A Raisin in the Sun Author/Context
Lorraine Hansberry (1930-1965)
Born and raised during the Great Depression in Chicago, Lorraine Vivian Hansberry was born into a wealthy black family. Her mother, Nannie Perry Hansberry was educated early in life and her father, Carl Augustus Hansberry, was an attorney for the NAACP and eventually became a U.S. Deputy Marshall. Since education was valued in her family and her father was a Harvard professor, she rubbed shoulders with such men as Langston Hughes, W.E.B. Dubois, Duke Ellington, and Paul Robeson. Hansberry was exposed to these intellects and talents at an early age, and used their influence to help her excel in her own interests. At age 14 and without any knowledge of the game, Hansberry won an English award for a short story about football. From that point on, she did not stop writing.
Her family moved to an all white neighborhood when Hansberry was only eight years old, after her father won a large civil rights case. Aspects of her life, such as this experience, are seen in her plays and writings. She not only studied writing at the University of Wisconsin, but she also excelled in and studied art. An avid painter, she expressed herself through two mediums, words and paints. In 1953, she married a Jewish songwriter and moved to New York City. Soon after her arrival in Greenwich Village, she wrote A Raisin in the Sun, a play inspired by a line from a Langston Hugh's poem - a man she met while writing for the magazine, Freedom. This play brought her fame as a playwright and established Sidney Poitier as the premier black actor of his time.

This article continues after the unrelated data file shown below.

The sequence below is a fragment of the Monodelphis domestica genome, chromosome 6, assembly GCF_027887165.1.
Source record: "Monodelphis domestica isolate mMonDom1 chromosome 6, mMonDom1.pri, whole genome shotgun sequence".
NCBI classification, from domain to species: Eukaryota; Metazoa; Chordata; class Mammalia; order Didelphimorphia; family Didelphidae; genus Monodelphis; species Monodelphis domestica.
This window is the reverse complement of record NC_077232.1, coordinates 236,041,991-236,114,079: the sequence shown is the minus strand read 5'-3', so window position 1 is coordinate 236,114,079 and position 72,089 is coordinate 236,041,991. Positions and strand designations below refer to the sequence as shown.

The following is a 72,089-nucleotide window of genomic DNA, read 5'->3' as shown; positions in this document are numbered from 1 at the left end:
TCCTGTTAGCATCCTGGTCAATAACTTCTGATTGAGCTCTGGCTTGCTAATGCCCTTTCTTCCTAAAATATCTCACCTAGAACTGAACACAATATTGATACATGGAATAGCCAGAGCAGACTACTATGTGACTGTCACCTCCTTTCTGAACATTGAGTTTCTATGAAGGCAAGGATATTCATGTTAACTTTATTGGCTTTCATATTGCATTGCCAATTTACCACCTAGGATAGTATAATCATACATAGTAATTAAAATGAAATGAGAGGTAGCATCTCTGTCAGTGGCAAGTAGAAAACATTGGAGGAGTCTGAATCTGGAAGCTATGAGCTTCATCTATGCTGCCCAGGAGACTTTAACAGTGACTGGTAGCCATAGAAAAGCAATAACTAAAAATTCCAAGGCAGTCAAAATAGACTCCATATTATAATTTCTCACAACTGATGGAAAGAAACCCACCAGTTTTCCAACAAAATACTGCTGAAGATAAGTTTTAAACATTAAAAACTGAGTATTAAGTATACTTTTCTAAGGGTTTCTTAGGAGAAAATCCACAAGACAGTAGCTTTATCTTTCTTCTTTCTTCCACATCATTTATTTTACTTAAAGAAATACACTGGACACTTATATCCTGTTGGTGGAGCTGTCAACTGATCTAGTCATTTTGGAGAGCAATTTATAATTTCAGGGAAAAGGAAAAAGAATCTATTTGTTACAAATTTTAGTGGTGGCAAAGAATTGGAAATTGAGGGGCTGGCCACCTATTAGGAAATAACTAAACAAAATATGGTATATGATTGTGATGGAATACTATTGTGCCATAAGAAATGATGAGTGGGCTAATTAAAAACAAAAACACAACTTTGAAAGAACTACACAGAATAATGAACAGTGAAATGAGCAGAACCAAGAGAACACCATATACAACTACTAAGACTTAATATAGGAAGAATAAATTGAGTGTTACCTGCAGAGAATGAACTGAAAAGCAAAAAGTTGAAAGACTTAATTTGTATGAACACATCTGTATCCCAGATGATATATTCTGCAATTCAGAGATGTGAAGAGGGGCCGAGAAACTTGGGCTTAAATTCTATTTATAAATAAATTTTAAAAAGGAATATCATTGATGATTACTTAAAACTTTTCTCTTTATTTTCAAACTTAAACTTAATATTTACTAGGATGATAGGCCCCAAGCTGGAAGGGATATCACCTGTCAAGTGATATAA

A Raisin in the Sun garnered much acclaim and commotion when it opened at the Barrymore Theater in New York in 1959. Not only was it the first black play ever to be produced on Broadway, but it won the New York Drama Critics Circle award for Best Play of the Year, beating out such heavyweights as Eugene O'Neill and Tennessee Williams. Compared to Arthur Miller's Death of A Salesman, Raisin elicits the similar emotions of fury and true Americanism, and is hailed as a visionary work of art.
According to New York Times drama critic Frank Rich, A Raisin in the Sun "changed American theater forever [by forcing] both blacks and white to re-examine the deferred dreams of black America [and by posing] all her concerns in a work that portrayed a black family with greater realism and complexity than had ever been previously seen on an American stage" (Carter 19).
Hansberry also wrote The Sign in Sidney Brustein's Window, a play about a Jewish intellectual. She never produced a large body of work because cancer cut short her career at the age of 35. After her death, her letters and writings were collected, published, and produced as To Be Young, Gifted, and Black, and later Les Blancs.
Carter, Steven R. Hansberry's Drama: Commitment amid Complexity. University of Illinois Press: Urbana, 1991.
Cheney, Anne. Lorraine Hansberry. Twayne Publishers: New York, 1994.
Hansberry, Lorraine. A Raisin in the Sun. Random House: New York, 1959.